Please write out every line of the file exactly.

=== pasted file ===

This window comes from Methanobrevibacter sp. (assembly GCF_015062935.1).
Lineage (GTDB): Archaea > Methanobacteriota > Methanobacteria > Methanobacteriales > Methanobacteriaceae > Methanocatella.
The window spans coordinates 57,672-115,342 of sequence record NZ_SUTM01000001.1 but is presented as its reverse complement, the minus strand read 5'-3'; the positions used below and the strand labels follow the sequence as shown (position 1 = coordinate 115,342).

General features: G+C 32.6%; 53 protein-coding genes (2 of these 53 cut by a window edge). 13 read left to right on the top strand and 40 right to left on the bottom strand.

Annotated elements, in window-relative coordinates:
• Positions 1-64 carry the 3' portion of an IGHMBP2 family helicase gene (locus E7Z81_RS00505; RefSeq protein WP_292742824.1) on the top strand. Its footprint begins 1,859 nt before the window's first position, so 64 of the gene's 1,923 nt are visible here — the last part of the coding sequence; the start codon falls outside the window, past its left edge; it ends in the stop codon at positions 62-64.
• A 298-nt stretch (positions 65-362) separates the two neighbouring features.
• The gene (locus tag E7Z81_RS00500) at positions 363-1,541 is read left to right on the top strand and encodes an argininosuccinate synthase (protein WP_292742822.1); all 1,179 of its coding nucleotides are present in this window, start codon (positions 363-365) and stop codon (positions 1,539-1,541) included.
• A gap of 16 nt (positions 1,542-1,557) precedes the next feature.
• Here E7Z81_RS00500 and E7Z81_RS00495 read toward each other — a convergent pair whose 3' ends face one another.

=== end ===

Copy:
This window comes from Methanobrevibacter sp. (assembly GCF_015062935.1).
Lineage (GTDB): Archaea > Methanobacteriota > Methanobacteria > Methanobacteriales > Methanobacteriaceae > Methanocatella.
The window spans coordinates 57,672-115,342 of sequence record NZ_SUTM01000001.1 but is presented as its reverse complement, the minus strand read 5'-3'; the positions used below and the strand labels follow the sequence as shown (position 1 = coordinate 115,342).

General features: G+C 32.6%; 53 protein-coding genes (2 of these 53 cut by a window edge). 13 read left to right on the top strand and 40 right to left on the bottom strand.

Annotated elements, in window-relative coordinates:
• Positions 1-64 carry the 3' portion of an IGHMBP2 family helicase gene (locus E7Z81_RS00505; RefSeq protein WP_292742824.1) on the top strand. Its footprint begins 1,859 nt before the window's first position, so 64 of the gene's 1,923 nt are visible here — the last part of the coding sequence; the start codon falls outside the window, past its left edge; it ends in the stop codon at positions 62-64.
• A 298-nt stretch (positions 65-362) separates the two neighbouring features.
• The gene (locus tag E7Z81_RS00500) at positions 363-1,541 is read left to right on the top strand and encodes an argininosuccinate synthase (protein WP_292742822.1); all 1,179 of its coding nucleotides are present in this window, start codon (positions 363-365) and stop codon (positions 1,539-1,541) included.
• A gap of 16 nt (positions 1,542-1,557) precedes the next feature.
• Here E7Z81_RS00500 and E7Z81_RS00495 read toward each other — a convergent pair whose 3' ends face one another.